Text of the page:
In the 14th century, aristocrats generally didn't go to university. Why would they? Being intellectual was not their job and universities mostly didn't teach the subjects aristocrats needed to know, and inasmuch as they needed various knowledge and skills would have private tutors. Aristocrats did start going to university more into the Renaissance and beyond, though, as aristocracy became more involved than being a landowning warrior elite.Yes.
I'm explaining where the name "liberal arts" actually comes from.
"late 14c., translating Latin artes liberales; the name for the seven attainments directed to intellectual enlargement, rather than immediate practical purpose, and thus deemed worthy of a free man (liberal in this sense is opposed to servile or mechanical).""the education designed for a gentleman (Latin liber a free man) & ... opposed on the… See origin and meaning of liberal arts.www.etymonline.com
You're right on a couple points. Natural sciences fall under liberal arts, but what you're missing is that in the 14th century, scientists were all in the aristocracy. The middle class didn't exist, the lower class weren't scientists, and learning science was not a pathway between the classes (except maybe if the Church was involved). Natural sciences weren't something a person studied to elevate their position in society, it is something that people already in elevated positions used their time and talent on.
When they started, the main subjects at universities were theology (generally for the clergy), law and medicine. Liberal arts maybe a little later. I think the clergy was possibly the largest single industry graduates would go into irrespective of degree initially. However, lawyers, civil servants and merchants would also be substantial routes. Thus universities were largely for the upper middle classes, and the upper middle classes still generally had to work.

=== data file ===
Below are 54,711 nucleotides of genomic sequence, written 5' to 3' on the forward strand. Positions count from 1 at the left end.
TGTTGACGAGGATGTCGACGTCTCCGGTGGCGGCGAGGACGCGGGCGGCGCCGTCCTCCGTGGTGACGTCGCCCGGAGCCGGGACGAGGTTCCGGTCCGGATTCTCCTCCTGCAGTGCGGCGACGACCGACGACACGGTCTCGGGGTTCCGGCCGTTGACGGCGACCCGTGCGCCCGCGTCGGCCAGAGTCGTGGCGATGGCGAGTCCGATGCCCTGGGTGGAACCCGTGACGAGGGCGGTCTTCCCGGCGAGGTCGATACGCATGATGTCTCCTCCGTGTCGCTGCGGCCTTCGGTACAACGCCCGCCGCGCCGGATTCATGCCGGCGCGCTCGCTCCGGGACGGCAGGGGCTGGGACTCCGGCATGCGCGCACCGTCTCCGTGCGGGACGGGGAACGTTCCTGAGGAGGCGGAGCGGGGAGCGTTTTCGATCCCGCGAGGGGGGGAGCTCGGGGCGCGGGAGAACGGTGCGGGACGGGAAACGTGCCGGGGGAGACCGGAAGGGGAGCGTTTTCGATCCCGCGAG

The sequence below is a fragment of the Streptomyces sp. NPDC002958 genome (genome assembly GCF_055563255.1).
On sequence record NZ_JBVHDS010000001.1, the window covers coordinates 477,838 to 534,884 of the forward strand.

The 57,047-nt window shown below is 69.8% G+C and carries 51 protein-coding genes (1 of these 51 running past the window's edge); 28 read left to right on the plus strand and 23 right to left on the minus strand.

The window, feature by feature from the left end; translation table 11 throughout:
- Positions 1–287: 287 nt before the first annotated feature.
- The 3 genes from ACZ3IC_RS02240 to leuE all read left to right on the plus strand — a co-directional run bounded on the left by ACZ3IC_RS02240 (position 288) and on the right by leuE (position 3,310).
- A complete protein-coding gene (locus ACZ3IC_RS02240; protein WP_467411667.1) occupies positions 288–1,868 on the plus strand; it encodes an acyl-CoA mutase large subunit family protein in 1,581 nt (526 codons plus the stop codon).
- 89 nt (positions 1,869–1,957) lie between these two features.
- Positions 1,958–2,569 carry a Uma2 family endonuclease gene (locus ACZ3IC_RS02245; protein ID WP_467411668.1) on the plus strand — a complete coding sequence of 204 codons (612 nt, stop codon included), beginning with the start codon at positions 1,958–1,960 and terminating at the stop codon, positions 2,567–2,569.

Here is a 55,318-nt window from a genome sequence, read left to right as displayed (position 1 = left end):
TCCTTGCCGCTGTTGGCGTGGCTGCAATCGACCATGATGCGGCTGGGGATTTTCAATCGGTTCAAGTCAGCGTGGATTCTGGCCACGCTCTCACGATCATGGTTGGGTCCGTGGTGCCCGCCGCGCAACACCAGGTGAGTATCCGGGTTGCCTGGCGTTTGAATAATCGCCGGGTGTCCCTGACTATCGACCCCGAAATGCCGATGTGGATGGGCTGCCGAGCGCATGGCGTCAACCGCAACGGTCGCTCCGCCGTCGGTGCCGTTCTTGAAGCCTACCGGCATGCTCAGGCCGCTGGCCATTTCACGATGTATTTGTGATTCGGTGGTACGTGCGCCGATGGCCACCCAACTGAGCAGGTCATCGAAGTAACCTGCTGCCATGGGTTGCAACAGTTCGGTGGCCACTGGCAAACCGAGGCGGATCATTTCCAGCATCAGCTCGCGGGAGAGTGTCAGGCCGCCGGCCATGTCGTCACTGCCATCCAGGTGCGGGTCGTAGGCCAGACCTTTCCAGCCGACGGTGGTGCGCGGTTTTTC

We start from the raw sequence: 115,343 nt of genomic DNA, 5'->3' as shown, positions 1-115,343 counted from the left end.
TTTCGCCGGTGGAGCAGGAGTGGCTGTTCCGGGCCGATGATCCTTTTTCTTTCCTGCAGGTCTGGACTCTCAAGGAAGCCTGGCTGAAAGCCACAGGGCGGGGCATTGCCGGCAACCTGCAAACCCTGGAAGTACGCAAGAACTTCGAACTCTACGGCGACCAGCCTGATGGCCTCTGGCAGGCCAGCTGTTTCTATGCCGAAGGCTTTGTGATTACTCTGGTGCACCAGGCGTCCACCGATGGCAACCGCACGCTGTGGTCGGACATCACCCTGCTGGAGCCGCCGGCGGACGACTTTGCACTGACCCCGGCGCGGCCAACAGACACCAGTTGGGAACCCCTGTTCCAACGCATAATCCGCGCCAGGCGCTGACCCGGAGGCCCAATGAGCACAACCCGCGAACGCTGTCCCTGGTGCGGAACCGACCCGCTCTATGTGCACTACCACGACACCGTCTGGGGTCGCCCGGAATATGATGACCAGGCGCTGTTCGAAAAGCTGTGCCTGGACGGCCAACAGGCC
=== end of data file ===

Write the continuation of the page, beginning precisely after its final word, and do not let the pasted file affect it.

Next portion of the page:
When we talk about a "free man", the conception here is someone capable of indepdence, self-agency, and fit to be part of civic society with the ability to make wise decisions for themselves and society. Obviously, what this means this does exist within the culture of the times. One might perhaps equate with the idea of political enfranchisement (voters), for instance that inasmuch as democratic processes existed in the medieval era, they were almost entirely exercised by the middle classes. One can think, perhaps, about ancient Athens or Rome, and the notion of the "citizen".
This is a well-recognised tension within higher education - whether it's general self-improvement or a route to a job. However, I think most students entering university these days do so with one of those aims in mind, and in turn universities are very clearly marketing themselves and their courses with statistics such as likelihood of getting a (well paid?) job. In theory, neither necessarily precludes the other.The other thing you're right about is that liberal arts represents a philosophy of education that permeates all fields at all levels, and that's kind of the problem. The foundation of the education we are giving to youth is "how to be a well-rounded and intellectual wealthy person", and then telling people that more education will lead to more wealth. Can you not appreciate the frustration of the those who spent decades of their life force-fed the hobbies of the rich from centuries ago, sometimes taking out massive loans to support this lifestyle, under the promise of eventual wealth that likely never actually comes?